Michigan’s Leonard Halladay, Mayfield Pond and the Adams Dry Fly

Adams Dry Fly, photo by Mike Cline

This Saturday (June 2, 2012) the Kingsley Library hosts the 1st Annual Adams Fly Festival. They will have northern Michigan fly rod maker R.W. Summers on hand (click for an interview with him on Absolute Michigan today). There will also be fly tying lessons, a silent auction with some great items, music, food and an original Adams fly on display.

In The Adams: History Revisited in Hatches magazine, Tom Deschaine writes that the Adams fly is probably the most famous fly in all of history.

It’s carried in the fly boxes of fishermen in every country where trout are found. It would probably be an understatement to claim that the Adams fly, with all its variations, has collectively caught more trout then any other fly pattern in existence. It can be used in a variety of waters, and, with its brownish-grayish coloration it imitates generally acceptable food items found almost anywhere in trout fishing environments. Most fishermen would agree that if they were allowed to use only one dry fly pattern — it would be the Adams (or some variation there of).

The story of the Adams begins just 12 miles south of Traverse City, Michigan, off County Road 611 in the small township of Mayfield. It was here, in 1922, at the Mayfield Pond where Leonard Halladay created the famous Adams fly.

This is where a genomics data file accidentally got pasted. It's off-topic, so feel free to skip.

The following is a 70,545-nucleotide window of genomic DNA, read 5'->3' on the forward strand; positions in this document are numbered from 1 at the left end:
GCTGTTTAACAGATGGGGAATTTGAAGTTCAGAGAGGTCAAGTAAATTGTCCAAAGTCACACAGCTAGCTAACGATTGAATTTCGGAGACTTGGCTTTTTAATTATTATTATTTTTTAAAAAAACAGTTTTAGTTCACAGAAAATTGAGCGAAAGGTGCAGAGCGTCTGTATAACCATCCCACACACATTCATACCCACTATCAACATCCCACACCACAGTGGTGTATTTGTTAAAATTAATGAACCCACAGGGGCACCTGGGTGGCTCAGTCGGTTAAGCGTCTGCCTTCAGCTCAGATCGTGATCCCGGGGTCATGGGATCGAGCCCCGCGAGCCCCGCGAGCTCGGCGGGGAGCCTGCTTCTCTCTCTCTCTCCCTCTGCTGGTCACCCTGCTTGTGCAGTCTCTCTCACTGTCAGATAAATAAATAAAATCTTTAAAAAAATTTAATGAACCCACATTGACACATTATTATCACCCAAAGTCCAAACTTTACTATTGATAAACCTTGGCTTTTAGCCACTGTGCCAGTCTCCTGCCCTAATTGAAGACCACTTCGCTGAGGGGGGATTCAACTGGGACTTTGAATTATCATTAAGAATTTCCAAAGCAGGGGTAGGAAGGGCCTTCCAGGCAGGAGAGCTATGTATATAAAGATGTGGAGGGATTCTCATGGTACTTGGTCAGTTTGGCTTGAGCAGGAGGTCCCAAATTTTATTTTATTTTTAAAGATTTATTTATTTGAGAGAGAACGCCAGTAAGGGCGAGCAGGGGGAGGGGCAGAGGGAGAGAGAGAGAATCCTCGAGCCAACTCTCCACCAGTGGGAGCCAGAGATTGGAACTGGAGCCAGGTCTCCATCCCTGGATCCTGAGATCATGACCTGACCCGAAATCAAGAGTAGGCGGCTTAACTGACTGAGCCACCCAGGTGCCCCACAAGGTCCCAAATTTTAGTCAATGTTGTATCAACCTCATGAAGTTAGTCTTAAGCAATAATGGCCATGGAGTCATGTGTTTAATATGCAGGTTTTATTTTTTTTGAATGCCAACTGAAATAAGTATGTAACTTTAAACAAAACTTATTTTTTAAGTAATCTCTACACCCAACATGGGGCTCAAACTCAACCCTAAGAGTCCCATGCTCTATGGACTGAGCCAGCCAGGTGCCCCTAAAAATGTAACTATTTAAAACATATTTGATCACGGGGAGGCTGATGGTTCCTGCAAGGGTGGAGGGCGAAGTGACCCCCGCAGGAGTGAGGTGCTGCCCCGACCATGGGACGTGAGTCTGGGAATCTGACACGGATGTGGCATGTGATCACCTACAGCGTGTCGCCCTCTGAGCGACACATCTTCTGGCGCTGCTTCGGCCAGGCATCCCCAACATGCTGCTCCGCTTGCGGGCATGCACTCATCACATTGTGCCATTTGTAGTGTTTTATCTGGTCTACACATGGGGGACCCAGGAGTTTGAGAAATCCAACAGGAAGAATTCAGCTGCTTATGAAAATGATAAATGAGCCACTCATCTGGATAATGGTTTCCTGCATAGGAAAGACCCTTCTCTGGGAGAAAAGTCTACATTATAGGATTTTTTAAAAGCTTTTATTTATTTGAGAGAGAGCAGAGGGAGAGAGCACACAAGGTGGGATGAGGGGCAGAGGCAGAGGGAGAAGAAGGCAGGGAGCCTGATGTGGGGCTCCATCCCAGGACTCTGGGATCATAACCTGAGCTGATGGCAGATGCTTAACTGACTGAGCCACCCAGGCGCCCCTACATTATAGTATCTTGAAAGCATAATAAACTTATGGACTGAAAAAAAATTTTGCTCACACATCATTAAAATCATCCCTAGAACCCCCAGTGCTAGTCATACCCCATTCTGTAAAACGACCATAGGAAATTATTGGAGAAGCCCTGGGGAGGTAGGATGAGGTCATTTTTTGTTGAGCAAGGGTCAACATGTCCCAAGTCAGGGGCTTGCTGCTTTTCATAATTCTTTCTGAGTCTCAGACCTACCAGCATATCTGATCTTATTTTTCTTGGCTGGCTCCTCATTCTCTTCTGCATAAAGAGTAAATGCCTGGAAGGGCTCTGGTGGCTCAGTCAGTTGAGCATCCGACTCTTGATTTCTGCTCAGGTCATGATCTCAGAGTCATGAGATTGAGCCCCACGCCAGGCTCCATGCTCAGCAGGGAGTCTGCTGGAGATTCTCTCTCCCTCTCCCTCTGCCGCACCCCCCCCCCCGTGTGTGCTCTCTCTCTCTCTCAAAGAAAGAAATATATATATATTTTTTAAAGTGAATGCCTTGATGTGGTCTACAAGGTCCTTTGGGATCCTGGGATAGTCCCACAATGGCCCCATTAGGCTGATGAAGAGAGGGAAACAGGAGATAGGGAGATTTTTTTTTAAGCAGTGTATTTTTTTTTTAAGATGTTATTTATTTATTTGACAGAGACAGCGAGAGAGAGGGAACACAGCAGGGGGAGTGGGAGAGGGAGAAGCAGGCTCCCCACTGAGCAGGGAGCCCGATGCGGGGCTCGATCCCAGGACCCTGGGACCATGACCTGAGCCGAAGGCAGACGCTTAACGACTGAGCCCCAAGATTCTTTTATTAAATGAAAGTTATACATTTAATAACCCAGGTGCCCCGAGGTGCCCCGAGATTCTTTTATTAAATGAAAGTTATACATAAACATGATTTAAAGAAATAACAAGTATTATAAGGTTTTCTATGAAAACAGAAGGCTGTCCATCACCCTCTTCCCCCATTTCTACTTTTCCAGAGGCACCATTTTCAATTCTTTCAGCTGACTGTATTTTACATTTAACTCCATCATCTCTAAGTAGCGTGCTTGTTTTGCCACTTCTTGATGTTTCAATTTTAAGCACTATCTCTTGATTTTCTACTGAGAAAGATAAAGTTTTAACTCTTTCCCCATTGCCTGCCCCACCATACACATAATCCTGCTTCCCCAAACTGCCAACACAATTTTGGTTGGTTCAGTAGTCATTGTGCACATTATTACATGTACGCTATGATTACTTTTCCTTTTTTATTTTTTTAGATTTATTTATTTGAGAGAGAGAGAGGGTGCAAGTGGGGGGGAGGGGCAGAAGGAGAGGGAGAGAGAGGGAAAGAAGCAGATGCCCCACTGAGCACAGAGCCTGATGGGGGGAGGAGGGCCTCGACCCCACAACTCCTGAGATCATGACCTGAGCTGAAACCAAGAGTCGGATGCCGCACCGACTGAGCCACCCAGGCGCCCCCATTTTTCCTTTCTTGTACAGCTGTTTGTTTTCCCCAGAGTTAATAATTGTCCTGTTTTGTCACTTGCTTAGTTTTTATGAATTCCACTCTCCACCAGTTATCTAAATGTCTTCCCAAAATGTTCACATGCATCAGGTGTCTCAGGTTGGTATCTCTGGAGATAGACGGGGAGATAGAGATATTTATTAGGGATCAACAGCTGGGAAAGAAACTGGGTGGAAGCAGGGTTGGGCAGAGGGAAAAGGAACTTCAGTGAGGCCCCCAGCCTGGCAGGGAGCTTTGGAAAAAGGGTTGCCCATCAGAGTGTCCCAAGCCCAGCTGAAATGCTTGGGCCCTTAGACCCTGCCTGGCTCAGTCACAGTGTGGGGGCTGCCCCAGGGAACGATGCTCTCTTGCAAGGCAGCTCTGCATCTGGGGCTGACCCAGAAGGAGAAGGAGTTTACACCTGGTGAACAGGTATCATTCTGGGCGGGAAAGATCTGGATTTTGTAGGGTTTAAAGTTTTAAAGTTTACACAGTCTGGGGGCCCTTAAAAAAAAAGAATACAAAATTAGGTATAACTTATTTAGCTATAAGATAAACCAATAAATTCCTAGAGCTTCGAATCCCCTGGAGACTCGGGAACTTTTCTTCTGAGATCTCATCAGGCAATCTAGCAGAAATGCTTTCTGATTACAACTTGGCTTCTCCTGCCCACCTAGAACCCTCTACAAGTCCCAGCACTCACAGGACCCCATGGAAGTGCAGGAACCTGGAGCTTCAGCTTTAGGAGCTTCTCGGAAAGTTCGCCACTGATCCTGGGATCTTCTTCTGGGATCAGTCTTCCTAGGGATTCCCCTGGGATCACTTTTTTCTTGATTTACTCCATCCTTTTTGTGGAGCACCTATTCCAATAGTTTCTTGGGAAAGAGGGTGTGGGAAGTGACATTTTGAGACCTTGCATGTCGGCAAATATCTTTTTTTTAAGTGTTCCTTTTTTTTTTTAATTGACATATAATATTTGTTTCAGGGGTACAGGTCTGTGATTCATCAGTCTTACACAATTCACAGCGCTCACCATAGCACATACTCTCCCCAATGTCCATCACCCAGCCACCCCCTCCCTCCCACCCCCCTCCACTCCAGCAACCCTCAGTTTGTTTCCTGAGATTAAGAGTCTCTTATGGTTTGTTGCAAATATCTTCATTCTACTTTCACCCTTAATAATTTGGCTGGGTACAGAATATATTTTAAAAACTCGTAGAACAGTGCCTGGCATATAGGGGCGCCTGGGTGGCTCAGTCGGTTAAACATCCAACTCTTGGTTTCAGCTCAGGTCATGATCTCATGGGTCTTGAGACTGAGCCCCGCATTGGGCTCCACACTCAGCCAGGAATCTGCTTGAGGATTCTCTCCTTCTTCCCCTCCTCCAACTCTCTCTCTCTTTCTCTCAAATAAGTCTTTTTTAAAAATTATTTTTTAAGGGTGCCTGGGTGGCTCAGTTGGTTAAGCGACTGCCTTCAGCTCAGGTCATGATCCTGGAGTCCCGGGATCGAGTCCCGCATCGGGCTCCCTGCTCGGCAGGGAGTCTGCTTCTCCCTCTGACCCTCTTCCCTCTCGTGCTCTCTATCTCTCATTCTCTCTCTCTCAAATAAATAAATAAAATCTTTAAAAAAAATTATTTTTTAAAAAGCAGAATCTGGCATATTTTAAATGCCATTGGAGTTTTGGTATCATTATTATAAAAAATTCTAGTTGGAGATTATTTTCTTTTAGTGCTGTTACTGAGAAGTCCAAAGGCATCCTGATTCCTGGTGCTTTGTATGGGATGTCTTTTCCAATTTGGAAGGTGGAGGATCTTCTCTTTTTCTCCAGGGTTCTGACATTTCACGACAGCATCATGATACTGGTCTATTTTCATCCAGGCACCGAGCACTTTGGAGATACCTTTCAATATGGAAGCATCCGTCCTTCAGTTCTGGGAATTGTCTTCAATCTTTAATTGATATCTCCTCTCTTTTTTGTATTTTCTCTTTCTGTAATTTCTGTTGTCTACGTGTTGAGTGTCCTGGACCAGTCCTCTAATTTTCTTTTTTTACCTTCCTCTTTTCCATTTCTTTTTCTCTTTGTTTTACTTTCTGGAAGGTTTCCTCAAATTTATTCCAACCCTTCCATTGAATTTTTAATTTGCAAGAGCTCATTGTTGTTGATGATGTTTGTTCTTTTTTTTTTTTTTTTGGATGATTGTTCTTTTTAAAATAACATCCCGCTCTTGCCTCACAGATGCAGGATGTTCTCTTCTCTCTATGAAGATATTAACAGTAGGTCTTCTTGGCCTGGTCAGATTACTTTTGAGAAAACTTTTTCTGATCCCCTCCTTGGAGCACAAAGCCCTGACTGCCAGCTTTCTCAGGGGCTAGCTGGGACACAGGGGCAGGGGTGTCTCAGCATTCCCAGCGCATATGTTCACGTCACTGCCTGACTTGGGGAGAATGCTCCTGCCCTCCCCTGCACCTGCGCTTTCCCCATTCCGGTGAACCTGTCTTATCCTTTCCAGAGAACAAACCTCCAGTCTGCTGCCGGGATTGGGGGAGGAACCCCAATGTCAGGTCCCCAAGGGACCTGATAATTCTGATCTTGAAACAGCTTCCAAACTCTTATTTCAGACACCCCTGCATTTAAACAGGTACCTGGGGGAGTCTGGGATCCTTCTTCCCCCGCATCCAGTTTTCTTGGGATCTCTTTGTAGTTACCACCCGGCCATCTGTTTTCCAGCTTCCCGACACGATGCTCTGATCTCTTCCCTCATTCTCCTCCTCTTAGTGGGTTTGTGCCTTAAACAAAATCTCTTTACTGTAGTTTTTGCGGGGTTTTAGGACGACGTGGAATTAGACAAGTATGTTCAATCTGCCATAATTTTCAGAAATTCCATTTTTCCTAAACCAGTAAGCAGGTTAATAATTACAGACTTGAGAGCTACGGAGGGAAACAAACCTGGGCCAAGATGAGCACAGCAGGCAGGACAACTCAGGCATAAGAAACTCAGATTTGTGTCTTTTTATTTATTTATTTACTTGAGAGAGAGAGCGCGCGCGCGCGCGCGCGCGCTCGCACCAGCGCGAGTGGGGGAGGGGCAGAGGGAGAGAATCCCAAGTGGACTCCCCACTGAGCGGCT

Leonard Halladay (1872-1952) was originally from New York but his family, lured by the lumber industry, migrated to Mayfield when Leonard was just a young boy. As a growing young man he would see the last of the grayling and brook trout whose demise was brought about by over fishing, and habitat destruction from the logging industry. It was around this time when Michigan began introducing the German brown trout to its rivers.

…The historically accepted story goes on to say that on a summer’s day in 1922 at the impoundment of Swainston Creek known as the Mayfield Pond, Mr. Halladay said: “The first Adams I made I handed to Mr. Adams who was fishing in a small pond in front of my house, to try on the Boardman that evening. When he came back next morning, he wanted to know what I called it. He said it was a ‘knock-out’ and I said we would call it the Adams, since he had made the first good catch on it.”

Mike Cline took the photo and tied the fly. Click through to see it bigger.

You can visit Mayfield Pond in the Boardman Valley Nature Preserve, and you can see how to tie the Adams fly in this video.

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